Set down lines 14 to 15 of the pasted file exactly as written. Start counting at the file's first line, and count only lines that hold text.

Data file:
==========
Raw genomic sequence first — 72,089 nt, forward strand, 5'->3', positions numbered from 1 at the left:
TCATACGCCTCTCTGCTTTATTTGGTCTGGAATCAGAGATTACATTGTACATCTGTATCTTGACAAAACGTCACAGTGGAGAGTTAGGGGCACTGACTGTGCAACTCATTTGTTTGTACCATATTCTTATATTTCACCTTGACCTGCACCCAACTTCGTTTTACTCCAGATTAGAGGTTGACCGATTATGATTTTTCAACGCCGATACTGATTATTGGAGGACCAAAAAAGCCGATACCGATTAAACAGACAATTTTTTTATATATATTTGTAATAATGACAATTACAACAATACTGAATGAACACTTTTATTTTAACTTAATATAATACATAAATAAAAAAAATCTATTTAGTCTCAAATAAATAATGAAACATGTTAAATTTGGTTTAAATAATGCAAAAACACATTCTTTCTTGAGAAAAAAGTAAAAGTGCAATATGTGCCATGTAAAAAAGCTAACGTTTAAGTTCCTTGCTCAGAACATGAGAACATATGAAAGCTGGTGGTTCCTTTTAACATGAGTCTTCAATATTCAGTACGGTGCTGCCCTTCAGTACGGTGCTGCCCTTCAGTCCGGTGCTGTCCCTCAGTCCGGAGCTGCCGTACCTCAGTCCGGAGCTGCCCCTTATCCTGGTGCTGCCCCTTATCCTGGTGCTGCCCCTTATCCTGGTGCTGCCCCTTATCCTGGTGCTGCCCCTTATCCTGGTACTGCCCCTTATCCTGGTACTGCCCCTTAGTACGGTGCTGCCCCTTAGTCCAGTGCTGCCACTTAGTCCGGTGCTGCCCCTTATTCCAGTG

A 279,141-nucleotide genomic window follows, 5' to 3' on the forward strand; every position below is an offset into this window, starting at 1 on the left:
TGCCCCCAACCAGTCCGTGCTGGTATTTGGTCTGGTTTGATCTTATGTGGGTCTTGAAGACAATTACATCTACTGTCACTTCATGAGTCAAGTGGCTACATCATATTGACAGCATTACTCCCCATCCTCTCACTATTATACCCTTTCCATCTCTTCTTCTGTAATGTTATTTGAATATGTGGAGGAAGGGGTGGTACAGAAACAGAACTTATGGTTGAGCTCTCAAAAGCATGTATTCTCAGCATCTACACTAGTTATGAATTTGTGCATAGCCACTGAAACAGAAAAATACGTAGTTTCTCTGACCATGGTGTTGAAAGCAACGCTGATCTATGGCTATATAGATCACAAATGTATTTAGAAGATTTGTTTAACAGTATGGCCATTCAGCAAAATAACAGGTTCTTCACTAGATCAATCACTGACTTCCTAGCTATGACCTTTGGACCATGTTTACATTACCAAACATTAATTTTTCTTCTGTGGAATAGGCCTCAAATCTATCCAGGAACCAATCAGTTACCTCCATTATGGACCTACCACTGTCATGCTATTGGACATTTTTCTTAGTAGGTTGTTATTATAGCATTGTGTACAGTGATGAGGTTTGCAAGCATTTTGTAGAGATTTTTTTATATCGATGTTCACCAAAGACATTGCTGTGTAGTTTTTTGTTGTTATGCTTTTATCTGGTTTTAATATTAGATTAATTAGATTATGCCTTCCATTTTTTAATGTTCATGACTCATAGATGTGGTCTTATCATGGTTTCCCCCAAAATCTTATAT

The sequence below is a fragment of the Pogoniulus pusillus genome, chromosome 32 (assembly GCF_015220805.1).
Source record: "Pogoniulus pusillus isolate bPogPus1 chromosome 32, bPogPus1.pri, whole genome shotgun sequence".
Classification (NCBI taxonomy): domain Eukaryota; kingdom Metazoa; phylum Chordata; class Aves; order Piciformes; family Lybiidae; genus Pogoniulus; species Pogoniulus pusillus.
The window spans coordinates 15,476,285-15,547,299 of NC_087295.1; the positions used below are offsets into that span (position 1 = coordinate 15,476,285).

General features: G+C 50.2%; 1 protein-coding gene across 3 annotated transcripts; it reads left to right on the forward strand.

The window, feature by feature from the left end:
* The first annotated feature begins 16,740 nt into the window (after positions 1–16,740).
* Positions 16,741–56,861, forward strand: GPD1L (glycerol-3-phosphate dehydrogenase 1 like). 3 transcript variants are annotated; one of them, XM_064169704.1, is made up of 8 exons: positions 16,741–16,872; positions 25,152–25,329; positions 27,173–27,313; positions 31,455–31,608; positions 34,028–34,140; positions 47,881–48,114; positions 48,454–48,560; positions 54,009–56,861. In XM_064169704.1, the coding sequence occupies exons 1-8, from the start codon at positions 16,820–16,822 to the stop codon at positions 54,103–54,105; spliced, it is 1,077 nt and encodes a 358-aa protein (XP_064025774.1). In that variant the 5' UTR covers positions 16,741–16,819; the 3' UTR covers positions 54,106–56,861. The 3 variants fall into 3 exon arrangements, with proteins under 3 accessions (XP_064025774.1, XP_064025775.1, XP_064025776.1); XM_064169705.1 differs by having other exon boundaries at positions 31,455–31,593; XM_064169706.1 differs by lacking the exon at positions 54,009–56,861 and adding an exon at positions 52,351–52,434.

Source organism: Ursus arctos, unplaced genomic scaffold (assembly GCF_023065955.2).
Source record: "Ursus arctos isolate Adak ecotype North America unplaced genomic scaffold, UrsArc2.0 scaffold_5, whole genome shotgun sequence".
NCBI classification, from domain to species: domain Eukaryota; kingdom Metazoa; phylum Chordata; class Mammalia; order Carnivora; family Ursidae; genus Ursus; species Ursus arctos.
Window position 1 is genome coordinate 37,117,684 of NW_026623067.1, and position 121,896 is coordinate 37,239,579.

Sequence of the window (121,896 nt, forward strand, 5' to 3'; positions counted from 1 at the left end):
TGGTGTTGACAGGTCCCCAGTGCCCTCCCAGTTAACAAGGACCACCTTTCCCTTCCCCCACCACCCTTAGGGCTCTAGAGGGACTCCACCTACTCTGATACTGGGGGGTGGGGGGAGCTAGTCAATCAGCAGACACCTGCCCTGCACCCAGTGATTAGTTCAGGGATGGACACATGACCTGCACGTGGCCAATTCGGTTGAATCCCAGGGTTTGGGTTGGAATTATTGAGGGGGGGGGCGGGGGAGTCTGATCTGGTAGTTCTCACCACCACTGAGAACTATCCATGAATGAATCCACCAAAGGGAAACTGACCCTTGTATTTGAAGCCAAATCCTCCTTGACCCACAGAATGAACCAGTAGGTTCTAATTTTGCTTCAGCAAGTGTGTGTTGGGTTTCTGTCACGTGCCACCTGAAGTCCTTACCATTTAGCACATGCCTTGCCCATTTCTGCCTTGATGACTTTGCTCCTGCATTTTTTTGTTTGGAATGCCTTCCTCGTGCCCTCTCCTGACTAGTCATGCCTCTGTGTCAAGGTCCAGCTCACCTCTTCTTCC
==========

Source record: "Ursus arctos isolate Adak ecotype North America unplaced genomic scaffold, UrsArc2.0 scaffold_5, whole genome shotgun sequence".
NCBI classification, from domain to species: domain Eukaryota; kingdom Metazoa; phylum Chordata; class Mammalia; order Carnivora; family Ursidae; genus Ursus; species Ursus arctos.